PTSD, Fireworks and the 4th of July

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Here at Ladybud Magazine, we like to offer trigger warnings on articles that could be upsetting to those with certain conditions or certain life experiences. Unfortunately, life doesn’t come with a trigger warning.

Most people think that the Fourth of July is all about fireworks, watermelon, grilling out, and celebrating freedom. One of those things, however, stands a good chance of making some people feel less that celebratory.

Post traumatic stress disorder, or PTSD, affects a significant number of combat veterans. It also affects untold others who have survived other forms of trauma, such as assault, the violent death of a loved one, or domestic abuse.

Recently, an article run on the website for Military with PTSD, an outreach and education organization, has brought some much-needed attention to this issue. They tell the story of John Dykes, an Army veteran who posted a sign in his front yard, asking his neighbors to be considerate of him and others for whom fireworks might be less than pleasant. Dykes is quoted in the original article as saying:

Courteous to me means remembering that you are not the only one living in your neighborhood/town/city. America celebrates our independence on the 4th of July. Not the 1st, 2nd, 3rd, 5th, 6th, and 7th of July. Some fireworks are expected, and that’s okay. I understand. But, not 24 hours a day. PTSD and combat veterans aside, what about the new mothers trying to keep their babies asleep, the elderly couple that doesn’t need another heart attack induced, or the guy that works odd hours and gets sleep whenever he can? Courtesy is just that: remembering that there are other people in this world besides yourself and thinking of them.

Mr. Dykes is a hero for speaking out because is is doing so not only for himself but also for people who are traditionally marginalized and forgotten by society, such as the elderly, late shift workers, and new parents. His language specifically mentioned PTSD and military veterans, which is important, because not all veterans have PTSD and not all people with PTSD have a military background.

The Fourth of July and fireworks go hand in hand in our culture, but some of those who most deserve to celebrate are being forced far from others on Independence Day. Thankfully, now that this story is gaining some traction, people in communities across the country are putting out similar signs. There have even been reports of businesses donating the signs to veterans, which is amazing progress.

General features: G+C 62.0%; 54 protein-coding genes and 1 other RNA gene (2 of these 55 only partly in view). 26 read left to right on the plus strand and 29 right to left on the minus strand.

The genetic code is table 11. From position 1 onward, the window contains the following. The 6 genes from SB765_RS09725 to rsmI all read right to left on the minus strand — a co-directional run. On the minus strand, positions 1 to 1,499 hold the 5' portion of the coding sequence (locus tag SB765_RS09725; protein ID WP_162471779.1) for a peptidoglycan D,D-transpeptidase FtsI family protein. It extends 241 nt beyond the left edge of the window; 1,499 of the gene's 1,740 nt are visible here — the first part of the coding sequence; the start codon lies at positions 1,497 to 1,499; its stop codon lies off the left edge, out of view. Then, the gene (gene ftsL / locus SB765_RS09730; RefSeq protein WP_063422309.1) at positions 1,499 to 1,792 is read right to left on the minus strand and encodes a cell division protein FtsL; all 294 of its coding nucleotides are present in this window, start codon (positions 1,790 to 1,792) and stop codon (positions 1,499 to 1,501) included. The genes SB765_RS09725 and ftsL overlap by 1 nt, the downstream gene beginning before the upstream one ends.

Mike Whiter, a former US Marines Staff Sergeant who has spoken out before for those with PTSD explained what the experience on the 4th is like for him.

I used to love fireworks. Now the flashes and the explosions trigger my anxiety. There have been times when I jump and forget where I am for a minute. It’s a physiological reaction. My heart starts to race, I start to sweat and I go into full fledged fight or flight mode. It’s not as bad if I’m anticipating it, but even then, I can’t be around too many people or I start to get panicky and angry. In recent years, instead of going out, I just sit in my living room and crank the tv up.

This is one of the reasons why it’s important for citizens to follow community guidelines for fireworks displays. It may seem like shooting off a few firecrackers a week after the holiday is no big deal, but it may be a terrifying trigger for someone nearby not expecting it.

While compassion and courtesy for veterans on this holiday celebrating freedom is absolutely important, it is also important to remember that many people with PTSD have not seen battle. Hypervigilance and a strong reaction to loud noises are common in many cases of PTSD. Just because your neighborhood doesn’t have any military veterans does not mean you don’t have a neighbor with PTSD. Consider how much you don’t know about other people’s lives before getting crazy with the bottle rockets.

Today and tonight, many people will retreat to quiet, safe places where they won’t be exposed to continual auditory assaults, but for some without homes, this may not be an option. One of the strongest arguments against large urban fireworks displays may well be the number of veterans who end up homeless in the city streets. Research indicates that 12% of the domestic homeless population are veterans and it stands to reason that a portion of them are affected by PTSD. These people are without support networks and are being exposed to incredibly triggering repeated explosions.

It’s okay to enjoy your holiday the way you always have, but just keep in mind that the fireworks should go off today, preferably after you’ve alerted folks nearby that you’re about to light them. Be safe and be considerate.


You can read the original viral post from Veterans with PTSD here. You can also like their Facebook page here.


Photo Credit: Kurume-Shimin under (CC BY-SA 3.0)  via Wikimedia Commons